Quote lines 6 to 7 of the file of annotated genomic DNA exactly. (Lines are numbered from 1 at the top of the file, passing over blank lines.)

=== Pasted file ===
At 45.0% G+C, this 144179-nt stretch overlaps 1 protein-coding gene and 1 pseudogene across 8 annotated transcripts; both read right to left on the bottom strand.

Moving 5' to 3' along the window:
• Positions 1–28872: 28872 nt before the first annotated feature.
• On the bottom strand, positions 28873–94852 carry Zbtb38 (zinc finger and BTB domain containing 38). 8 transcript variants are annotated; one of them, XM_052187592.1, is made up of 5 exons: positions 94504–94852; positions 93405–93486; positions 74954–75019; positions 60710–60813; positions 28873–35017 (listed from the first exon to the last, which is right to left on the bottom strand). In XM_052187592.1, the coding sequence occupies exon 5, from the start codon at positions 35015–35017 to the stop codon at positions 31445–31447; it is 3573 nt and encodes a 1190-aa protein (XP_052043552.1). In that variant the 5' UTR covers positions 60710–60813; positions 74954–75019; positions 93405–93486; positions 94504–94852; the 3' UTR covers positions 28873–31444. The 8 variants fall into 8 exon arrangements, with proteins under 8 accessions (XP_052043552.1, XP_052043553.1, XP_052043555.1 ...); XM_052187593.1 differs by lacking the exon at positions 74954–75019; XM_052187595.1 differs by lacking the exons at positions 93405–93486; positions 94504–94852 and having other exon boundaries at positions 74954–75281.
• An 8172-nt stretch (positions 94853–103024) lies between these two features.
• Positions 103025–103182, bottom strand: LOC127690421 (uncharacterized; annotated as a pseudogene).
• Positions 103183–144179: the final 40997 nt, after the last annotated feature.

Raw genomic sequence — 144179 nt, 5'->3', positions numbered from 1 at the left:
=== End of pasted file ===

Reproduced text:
• Positions 103025–103182, bottom strand: LOC127690421 (uncharacterized; annotated as a pseudogene).
• Positions 103183–144179: the final 40997 nt, after the last annotated feature.